AMINO ACIDS AND PROTEIN: WHEN AND WHY YOU NEED EACH


If maximum gains are your goal, you’re probably aware of the crucial role protein plays in muscle synthesis. Being the basic building blocks of protein, amino acids play a key role, too. While it may seem like amino acid supplements and protein supplements do the same thing, boosting your protein intake with essential amino acids can provide additional beneficial support. Here’s how you can get the most out of each:

WHY YOU NEED PROTEIN

High-quality, complete protein from whey or casein contains all nine of the essential amino acids you need. These are key for meeting your daily protein demands for muscle gains and recovery. To figure out how much daily protein your body needs, try using a protein calculator to track how much you’re getting. If there’s a gap, a high-quality nutrient-packed protein powder or ready-to-drink shake is a satisfying, no-hassle way to fill it.

WHEN TO TAKE PROTEIN

Working to increase your lean muscle mass and support recovery after workouts? Choose specific pre and post-workout protein supplements and time them properly to enhance your gains. For example, whey protein is quickly absorbed and is best taken within 30 minutes after your workout. Casein protein, on the other hand, is slower absorbed and is ideal right before bed as it supplies a steady release of aminos that can be used for muscle repair while you rest.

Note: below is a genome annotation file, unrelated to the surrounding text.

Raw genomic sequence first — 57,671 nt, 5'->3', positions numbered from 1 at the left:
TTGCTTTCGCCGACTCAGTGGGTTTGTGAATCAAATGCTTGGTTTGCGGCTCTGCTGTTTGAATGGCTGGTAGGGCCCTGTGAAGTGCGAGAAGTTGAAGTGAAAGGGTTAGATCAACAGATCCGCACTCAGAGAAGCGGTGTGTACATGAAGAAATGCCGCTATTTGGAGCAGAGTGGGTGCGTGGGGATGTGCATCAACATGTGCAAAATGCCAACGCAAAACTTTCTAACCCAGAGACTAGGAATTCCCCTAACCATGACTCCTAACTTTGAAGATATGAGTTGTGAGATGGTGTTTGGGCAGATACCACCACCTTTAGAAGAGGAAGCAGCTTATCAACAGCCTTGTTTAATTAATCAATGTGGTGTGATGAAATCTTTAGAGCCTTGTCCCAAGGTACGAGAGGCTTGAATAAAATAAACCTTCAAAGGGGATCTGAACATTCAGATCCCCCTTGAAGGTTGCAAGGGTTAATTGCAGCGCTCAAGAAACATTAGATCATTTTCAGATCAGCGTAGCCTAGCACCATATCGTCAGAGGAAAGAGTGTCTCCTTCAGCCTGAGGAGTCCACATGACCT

WHY YOU NEED AMINOS

So, if you’re adhering to your daily protein intake goals and sticking to your workout regimen, you should be all set for optimal gains, right? Maybe. If you’re on a mission to get swole, the aptly named essential amino acids are indeed, essential. Three of the nine essential amino acids—leucine, isoleucine and valine—comprise 35 percent of our muscle protein. These three key players are branched-chain amino acids (BCAAs) and they’re especially important. BCAAs are essential amino acids that are part of muscle protein. They help to preserve muscle glycogen stores and reduce the amount of protein breakdown. When it comes to protein synthesis, leucine is arguably the most important BCAA, and it’s in whey protein.
But this doesn’t mean that simply consuming more whey protein will give you the maximum BCAA benefits. In separate supplement form, BCAAs aren’t bound to other amino acids, like they are in whey protein. This means they can be digested and absorbed more quickly, which makes them available faster to impact protein synthesis.

WHEN TO TAKE AMINOS

It’s key to get your BCAAs with your protein shortly after working out, but BCAA supplements can also be consumed before and during exercise to fuel your muscles and preserve glycogen stores. Look for a protein blend that has a 2:1:1 BCAA ratio—10 grams of BCAAs per serving, five of which are leucine.
You can read more about how to use BCAAs as a pre-workout and intra-workout supplement here.

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